I don’t know how many times I have said that to copywriters when I look at their final drafts. Maybe 100 times. Probably more.
I get to see a lot of first drafts and final drafts. People ask for my feedback. And in 90% of cases I say, “The opening is weak.”
A very few copywriters write terrific leads or openings. Most do a mediocre job. Some copywriters, while doing a great job on every other aspect of a sales message, write a horrible first few sentences.
This is a problem, because if your first few sentences are weak, most of your readers will toss your sales letter or hit the back button before they even get to the good stuff.
So why does this happen? Why do copywriters have so much trouble with those first few sentences?
I tackled this issue, in part, in a recent post about rehearsing your copy before you attempt the final draft.
I’m writing about it again today not only because I think the topic is important, but also because I recently read something that helps make the same point from a different perspective.
In the preface to his book, Fooled by Randomness, author Nassim Nicholas Taleb writes:
“The rules while writing the first edition of this book had been to avoid discussing (a) anything that I did not either personally witness on the topic or develop independently, and (b) anything that I have not distilled well enough to be able to write on the subject with only the slightest effort.”
It’s (b) that really interests me.
Great copywriting, to my mind, is marked by the sense that the copywriter wrote it “with only the slightest effort”. It flows simply and clearly. The truth of it feels self-evident.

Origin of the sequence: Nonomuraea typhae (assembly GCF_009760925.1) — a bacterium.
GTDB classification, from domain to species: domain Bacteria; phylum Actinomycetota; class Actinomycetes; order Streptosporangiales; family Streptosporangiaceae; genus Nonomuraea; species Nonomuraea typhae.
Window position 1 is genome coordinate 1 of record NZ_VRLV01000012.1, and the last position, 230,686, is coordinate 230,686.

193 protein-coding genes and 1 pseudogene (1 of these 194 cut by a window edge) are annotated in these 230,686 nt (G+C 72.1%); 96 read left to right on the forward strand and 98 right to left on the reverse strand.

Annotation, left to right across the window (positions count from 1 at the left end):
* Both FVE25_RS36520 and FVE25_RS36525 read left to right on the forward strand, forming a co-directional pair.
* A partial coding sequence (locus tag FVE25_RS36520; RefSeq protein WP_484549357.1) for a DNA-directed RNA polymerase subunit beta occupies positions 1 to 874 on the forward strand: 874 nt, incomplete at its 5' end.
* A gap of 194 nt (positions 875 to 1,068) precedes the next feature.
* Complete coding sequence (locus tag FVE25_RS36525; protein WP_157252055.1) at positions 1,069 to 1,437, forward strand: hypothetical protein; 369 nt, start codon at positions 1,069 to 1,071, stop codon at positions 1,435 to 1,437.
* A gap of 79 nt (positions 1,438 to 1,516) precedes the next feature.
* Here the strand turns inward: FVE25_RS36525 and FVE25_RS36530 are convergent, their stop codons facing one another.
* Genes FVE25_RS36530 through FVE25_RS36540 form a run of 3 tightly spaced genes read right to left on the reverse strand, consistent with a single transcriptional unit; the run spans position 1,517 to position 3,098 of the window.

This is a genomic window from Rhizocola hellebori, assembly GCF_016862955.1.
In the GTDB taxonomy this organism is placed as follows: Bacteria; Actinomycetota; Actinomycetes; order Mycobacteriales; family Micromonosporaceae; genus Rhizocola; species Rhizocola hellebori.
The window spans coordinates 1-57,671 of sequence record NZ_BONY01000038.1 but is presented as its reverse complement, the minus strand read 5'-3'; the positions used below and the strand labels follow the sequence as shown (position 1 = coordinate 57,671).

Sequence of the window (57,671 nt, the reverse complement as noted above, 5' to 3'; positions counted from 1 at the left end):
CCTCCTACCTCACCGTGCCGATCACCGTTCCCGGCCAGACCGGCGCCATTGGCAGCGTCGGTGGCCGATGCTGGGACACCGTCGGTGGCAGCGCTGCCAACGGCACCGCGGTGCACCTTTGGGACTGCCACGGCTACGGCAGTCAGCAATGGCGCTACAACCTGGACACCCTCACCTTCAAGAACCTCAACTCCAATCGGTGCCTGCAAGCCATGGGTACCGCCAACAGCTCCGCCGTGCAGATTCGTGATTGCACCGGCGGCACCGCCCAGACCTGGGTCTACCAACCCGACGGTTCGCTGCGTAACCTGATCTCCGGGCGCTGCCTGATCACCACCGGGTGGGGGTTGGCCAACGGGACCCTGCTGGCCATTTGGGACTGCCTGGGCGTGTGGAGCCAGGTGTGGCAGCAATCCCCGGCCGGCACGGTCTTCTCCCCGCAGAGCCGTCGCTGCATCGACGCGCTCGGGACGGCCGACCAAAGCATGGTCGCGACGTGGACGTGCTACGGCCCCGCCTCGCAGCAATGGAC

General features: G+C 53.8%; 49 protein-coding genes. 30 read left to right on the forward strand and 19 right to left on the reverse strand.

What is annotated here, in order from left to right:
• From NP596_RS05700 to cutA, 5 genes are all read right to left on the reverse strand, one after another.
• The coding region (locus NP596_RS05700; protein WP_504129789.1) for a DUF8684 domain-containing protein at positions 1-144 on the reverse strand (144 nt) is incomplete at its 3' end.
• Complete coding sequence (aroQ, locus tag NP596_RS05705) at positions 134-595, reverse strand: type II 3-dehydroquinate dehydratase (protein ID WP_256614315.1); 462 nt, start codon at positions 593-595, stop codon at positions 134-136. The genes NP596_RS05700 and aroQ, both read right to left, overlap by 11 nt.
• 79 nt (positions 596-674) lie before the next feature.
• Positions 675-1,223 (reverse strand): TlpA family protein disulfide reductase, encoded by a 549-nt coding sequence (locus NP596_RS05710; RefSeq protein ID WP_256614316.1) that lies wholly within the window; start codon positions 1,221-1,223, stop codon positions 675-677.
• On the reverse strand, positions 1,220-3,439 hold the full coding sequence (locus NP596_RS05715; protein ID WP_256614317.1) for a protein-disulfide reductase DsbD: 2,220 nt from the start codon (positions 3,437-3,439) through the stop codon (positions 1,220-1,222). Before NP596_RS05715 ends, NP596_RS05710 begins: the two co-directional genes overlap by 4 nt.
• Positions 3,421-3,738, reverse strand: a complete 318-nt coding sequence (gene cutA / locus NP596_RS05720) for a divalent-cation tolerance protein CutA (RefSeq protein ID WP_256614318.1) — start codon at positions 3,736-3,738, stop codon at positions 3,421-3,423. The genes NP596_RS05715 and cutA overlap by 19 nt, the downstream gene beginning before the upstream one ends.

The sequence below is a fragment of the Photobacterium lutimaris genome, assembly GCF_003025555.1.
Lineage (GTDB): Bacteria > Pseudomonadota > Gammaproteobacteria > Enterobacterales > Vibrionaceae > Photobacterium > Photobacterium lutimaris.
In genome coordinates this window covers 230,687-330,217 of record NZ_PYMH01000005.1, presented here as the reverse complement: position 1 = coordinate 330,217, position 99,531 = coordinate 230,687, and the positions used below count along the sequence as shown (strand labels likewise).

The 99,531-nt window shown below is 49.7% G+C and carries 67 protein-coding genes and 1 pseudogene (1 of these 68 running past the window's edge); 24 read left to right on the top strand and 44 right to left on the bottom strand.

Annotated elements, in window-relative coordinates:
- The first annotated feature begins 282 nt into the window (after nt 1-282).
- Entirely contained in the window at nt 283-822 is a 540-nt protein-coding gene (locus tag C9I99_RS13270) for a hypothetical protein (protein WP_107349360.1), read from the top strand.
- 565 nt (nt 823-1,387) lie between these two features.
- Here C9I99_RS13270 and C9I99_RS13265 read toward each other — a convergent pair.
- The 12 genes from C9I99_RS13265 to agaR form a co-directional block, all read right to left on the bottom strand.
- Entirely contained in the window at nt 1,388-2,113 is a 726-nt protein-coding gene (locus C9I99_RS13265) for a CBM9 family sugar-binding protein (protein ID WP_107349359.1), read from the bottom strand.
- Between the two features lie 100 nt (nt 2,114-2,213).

The absence of this kind of natural flow is almost always the result of not having distilled the information and your argument well enough.
In other words, most copywriters begin writing before they are ready. They are still distilling the information in their minds when they write their final draft. In fact, they are using the process of writing to drive the process of distillation.
This is why the first few paragraphs of so much copy are weak when compared to the paragraphs that follow. The act of writing has helped the writer better distill his or her thoughts.
Of course, what the copywriter should do is then toss that entire draft and start again. But too many copywriters are either too lazy to do this, or lack the insight to recognize the flaws in what they have written, or the reasons for those flaws.
Mr. Taleb is absolutely right. You need to work for long enough and think deeply enough about everything you put into your writing, so that the final draft can be transferred from your mind to the page with only the slightest effort.
Do that, and you’ll no longer have weak openings, or weak parts anywhere.
About the author: Nick Usborne is an online writer, copywriter, author and coach. Read more…